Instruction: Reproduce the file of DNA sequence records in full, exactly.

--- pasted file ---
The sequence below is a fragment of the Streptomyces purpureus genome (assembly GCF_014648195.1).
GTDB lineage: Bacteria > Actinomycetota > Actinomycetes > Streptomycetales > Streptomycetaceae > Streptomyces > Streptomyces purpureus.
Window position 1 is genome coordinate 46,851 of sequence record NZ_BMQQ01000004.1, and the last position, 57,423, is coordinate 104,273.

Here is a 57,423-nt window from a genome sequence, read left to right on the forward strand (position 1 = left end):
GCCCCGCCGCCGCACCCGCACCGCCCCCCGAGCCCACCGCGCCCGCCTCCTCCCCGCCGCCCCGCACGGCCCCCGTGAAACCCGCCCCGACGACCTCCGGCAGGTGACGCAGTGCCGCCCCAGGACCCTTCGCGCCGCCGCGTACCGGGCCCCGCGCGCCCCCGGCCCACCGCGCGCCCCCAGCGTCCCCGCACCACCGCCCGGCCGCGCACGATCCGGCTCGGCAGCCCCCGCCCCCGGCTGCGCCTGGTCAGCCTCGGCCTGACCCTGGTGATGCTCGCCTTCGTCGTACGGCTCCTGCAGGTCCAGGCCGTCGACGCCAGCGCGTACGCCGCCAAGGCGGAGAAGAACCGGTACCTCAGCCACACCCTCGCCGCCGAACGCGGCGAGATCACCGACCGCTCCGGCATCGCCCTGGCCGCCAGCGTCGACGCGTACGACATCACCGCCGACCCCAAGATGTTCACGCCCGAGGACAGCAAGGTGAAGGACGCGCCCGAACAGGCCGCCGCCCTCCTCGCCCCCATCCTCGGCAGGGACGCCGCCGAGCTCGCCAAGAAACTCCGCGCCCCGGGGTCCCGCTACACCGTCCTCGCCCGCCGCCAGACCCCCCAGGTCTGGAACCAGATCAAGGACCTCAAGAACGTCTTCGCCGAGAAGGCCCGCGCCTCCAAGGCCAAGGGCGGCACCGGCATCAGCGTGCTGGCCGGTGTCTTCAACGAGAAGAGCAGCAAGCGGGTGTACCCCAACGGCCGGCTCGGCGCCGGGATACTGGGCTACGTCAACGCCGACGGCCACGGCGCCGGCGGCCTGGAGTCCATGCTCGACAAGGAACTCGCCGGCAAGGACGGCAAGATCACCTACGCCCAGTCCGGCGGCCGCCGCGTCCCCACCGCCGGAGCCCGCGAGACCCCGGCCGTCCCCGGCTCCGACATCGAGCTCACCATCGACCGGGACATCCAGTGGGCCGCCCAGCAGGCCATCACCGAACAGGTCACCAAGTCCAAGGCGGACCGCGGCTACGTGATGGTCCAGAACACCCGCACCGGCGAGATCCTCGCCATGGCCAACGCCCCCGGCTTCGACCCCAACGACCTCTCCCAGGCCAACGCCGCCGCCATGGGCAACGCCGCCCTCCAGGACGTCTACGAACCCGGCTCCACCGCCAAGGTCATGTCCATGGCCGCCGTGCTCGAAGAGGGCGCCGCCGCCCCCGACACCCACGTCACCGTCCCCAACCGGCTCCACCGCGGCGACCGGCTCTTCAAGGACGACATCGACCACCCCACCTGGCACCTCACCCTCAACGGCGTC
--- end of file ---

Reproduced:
The sequence below is a fragment of the Streptomyces purpureus genome (assembly GCF_014648195.1).
GTDB lineage: Bacteria > Actinomycetota > Actinomycetes > Streptomycetales > Streptomycetaceae > Streptomyces > Streptomyces purpureus.
Window position 1 is genome coordinate 46,851 of sequence record NZ_BMQQ01000004.1, and the last position, 57,423, is coordinate 104,273.

Here is a 57,423-nt window from a genome sequence, read left to right on the forward strand (position 1 = left end):
GCCCCGCCGCCGCACCCGCACCGCCCCCCGAGCCCACCGCGCCCGCCTCCTCCCCGCCGCCCCGCACGGCCCCCGTGAAACCCGCCCCGACGACCTCCGGCAGGTGACGCAGTGCCGCCCCAGGACCCTTCGCGCCGCCGCGTACCGGGCCCCGCGCGCCCCCGGCCCACCGCGCGCCCCCAGCGTCCCCGCACCACCGCCCGGCCGCGCACGATCCGGCTCGGCAGCCCCCGCCCCCGGCTGCGCCTGGTCAGCCTCGGCCTGACCCTGGTGATGCTCGCCTTCGTCGTACGGCTCCTGCAGGTCCAGGCCGTCGACGCCAGCGCGTACGCCGCCAAGGCGGAGAAGAACCGGTACCTCAGCCACACCCTCGCCGCCGAACGCGGCGAGATCACCGACCGCTCCGGCATCGCCCTGGCCGCCAGCGTCGACGCGTACGACATCACCGCCGACCCCAAGATGTTCACGCCCGAGGACAGCAAGGTGAAGGACGCGCCCGAACAGGCCGCCGCCCTCCTCGCCCCCATCCTCGGCAGGGACGCCGCCGAGCTCGCCAAGAAACTCCGCGCCCCGGGGTCCCGCTACACCGTCCTCGCCCGCCGCCAGACCCCCCAGGTCTGGAACCAGATCAAGGACCTCAAGAACGTCTTCGCCGAGAAGGCCCGCGCCTCCAAGGCCAAGGGCGGCACCGGCATCAGCGTGCTGGCCGGTGTCTTCAACGAGAAGAGCAGCAAGCGGGTGTACCCCAACGGCCGGCTCGGCGCCGGGATACTGGGCTACGTCAACGCCGACGGCCACGGCGCCGGCGGCCTGGAGTCCATGCTCGACAAGGAACTCGCCGGCAAGGACGGCAAGATCACCTACGCCCAGTCCGGCGGCCGCCGCGTCCCCACCGCCGGAGCCCGCGAGACCCCGGCCGTCCCCGGCTCCGACATCGAGCTCACCATCGACCGGGACATCCAGTGGGCCGCCCAGCAGGCCATCACCGAACAGGTCACCAAGTCCAAGGCGGACCGCGGCTACGTGATGGTCCAGAACACCCGCACCGGCGAGATCCTCGCCATGGCCAACGCCCCCGGCTTCGACCCCAACGACCTCTCCCAGGCCAACGCCGCCGCCATGGGCAACGCCGCCCTCCAGGACGTCTACGAACCCGGCTCCACCGCCAAGGTCATGTCCATGGCCGCCGTGCTCGAAGAGGGCGCCGCCGCCCCCGACACCCACGTCACCGTCCCCAACCGGCTCCACCGCGGCGACCGGCTCTTCAAGGACGACATCGACCACCCCACCTGGCACCTCACCCTCAACGGCGTC